Today, Silicon Valley Bank released its Startup Outlook 2012, based on a February survey of 270 executives from early-stage US startups. Here’s a quick roundup:
According to the report, “The survey revealed that the tech sector in the U.S. is healthy, hiring, has great business qualities and that startups are optimistic.” 64% of startups met or exceeded their 2011 revenue goals, and 61% believe business conditions are better than a year ago. And these numbers are even higher for software startups. Meanwhile, 90%t of software startups are hiring this year.
Entrepreneurs’ concerns boil down to two main issues: education and government policy. 60% of entrepreneurs surveyed believe the education system isn’t preparing students properly for the workforce. And again, that number is higher for the software industry.
The fact that so many startups are hiring might mean that they can’t find or attract high-quality talent. “If I look at my own portfolio … we must have several hundred open positions,” said Jeff Clavier, founder of SoftTech VC, on a call today. “There is so much competition today across the growth stage that it’s really, really hard to attract that talent.”
On the policy side, entrepreneurs are most concerned about intellectual property protection, followed by high health care costs and the regulatory environment. In particular, they think the cost of doing business and tax incentives are better in foreign countries than in the United States.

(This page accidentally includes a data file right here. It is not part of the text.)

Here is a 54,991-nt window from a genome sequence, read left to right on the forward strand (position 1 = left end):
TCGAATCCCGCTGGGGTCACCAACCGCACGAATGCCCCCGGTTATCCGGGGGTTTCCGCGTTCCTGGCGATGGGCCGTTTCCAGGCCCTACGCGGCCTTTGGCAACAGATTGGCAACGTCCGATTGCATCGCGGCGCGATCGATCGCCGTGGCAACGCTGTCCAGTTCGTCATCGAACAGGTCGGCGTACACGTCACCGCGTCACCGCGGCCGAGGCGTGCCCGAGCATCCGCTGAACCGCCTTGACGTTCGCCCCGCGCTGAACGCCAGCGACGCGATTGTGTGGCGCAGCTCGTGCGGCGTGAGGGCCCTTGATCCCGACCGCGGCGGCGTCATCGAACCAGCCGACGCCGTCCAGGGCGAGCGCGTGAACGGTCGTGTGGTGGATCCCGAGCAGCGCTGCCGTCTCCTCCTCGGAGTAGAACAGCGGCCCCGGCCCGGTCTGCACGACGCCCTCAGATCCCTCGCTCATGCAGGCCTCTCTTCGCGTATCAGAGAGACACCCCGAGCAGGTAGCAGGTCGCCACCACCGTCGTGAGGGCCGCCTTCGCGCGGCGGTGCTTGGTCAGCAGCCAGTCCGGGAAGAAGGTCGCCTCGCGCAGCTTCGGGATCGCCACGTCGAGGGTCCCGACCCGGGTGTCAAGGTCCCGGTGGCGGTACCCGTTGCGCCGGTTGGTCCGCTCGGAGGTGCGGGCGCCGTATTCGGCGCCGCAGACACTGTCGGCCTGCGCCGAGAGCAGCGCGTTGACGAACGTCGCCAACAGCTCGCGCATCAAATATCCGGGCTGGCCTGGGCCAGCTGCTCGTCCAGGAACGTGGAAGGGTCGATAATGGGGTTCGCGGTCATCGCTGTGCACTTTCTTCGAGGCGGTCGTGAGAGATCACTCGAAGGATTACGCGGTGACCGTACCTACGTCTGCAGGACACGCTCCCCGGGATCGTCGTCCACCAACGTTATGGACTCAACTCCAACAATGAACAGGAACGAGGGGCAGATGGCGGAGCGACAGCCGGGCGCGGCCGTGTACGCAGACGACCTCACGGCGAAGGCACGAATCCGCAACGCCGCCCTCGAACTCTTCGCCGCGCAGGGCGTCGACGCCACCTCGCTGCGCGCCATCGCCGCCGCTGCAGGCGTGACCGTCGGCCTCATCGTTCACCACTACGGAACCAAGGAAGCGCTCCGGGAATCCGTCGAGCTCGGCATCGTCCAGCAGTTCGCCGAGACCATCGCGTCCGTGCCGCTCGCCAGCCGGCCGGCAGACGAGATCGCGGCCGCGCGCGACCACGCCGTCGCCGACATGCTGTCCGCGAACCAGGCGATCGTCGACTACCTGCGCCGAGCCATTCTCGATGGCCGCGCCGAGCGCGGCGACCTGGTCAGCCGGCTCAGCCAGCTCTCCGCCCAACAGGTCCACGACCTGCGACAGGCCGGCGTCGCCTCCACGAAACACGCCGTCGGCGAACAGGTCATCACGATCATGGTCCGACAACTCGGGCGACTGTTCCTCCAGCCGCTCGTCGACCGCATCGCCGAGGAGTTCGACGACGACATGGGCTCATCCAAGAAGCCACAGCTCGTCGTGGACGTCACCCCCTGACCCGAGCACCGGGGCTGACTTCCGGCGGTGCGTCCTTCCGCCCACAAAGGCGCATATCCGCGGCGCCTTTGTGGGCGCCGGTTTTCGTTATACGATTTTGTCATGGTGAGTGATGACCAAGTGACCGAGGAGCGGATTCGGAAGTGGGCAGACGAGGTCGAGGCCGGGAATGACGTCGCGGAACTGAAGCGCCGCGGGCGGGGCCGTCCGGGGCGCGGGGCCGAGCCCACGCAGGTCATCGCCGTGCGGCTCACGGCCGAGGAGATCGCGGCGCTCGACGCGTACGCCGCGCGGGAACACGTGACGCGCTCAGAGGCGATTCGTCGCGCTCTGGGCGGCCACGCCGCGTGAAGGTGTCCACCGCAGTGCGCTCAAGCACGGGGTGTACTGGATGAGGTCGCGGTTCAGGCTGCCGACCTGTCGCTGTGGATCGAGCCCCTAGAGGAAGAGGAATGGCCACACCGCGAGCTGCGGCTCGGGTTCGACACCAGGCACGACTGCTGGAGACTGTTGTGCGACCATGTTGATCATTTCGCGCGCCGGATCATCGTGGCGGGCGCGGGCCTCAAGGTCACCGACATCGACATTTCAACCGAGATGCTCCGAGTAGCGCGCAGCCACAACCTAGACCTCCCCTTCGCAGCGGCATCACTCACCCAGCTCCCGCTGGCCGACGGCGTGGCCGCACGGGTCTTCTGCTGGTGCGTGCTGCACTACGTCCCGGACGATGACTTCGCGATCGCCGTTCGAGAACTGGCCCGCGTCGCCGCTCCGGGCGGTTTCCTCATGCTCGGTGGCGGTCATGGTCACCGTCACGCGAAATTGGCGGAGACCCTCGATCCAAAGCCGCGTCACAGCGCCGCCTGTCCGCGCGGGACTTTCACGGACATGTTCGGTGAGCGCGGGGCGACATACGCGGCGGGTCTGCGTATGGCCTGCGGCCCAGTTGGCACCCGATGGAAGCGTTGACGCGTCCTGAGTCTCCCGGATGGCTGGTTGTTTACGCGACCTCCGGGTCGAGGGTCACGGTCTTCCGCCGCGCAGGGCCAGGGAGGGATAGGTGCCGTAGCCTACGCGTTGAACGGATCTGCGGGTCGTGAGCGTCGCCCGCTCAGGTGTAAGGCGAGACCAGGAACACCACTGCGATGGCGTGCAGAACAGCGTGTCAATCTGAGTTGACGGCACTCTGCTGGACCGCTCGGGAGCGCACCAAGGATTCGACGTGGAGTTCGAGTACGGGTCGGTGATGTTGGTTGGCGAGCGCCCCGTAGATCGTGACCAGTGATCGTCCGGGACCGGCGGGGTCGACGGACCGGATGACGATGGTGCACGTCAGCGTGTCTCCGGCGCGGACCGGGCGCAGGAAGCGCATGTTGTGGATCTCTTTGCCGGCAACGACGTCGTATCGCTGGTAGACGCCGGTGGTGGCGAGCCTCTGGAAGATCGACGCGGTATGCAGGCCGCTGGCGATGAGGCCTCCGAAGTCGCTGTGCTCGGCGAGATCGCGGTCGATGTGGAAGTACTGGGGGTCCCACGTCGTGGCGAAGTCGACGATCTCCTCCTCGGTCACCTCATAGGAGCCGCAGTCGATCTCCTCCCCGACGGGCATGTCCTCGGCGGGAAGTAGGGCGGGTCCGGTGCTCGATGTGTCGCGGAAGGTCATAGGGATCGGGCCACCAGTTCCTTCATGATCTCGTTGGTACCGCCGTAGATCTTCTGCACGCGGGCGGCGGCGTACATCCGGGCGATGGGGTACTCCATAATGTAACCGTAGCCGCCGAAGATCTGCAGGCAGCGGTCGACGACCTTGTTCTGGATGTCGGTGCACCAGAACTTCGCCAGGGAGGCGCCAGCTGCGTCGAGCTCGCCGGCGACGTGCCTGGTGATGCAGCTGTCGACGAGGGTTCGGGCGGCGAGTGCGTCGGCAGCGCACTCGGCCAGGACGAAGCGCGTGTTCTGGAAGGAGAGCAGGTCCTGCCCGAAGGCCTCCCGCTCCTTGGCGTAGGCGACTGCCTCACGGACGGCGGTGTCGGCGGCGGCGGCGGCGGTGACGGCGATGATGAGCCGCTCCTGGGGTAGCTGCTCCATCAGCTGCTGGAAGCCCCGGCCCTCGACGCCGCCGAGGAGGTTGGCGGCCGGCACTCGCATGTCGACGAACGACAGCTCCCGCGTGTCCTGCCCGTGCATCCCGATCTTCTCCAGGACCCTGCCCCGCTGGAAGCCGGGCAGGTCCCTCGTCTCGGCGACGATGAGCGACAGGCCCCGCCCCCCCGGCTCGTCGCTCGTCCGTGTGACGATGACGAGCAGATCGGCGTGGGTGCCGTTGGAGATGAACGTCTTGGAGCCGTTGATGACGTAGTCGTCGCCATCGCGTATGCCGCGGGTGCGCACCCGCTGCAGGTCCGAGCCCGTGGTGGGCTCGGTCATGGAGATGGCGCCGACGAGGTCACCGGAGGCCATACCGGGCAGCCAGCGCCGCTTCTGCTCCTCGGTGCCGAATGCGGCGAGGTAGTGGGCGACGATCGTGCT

Unfortunately, 83% of respondents felt that the 2012 presidential candidates don’t have solutions to promote growth in the innovation economy, or aren’t focusing on it.
“Left unaddressed, these weak spots could grow and ultimately choke the United States’ ability to sustain its position as the leader in innovation-based economic growth,” the report said.
For that reason, Silicon Valley Bank is launching a startup policy portal to get feedback from entrepreneurs and relay that information to policymakers. If you want to get involved, email firstname.lastname@example.org. And read the whole report, along with an infographic, here.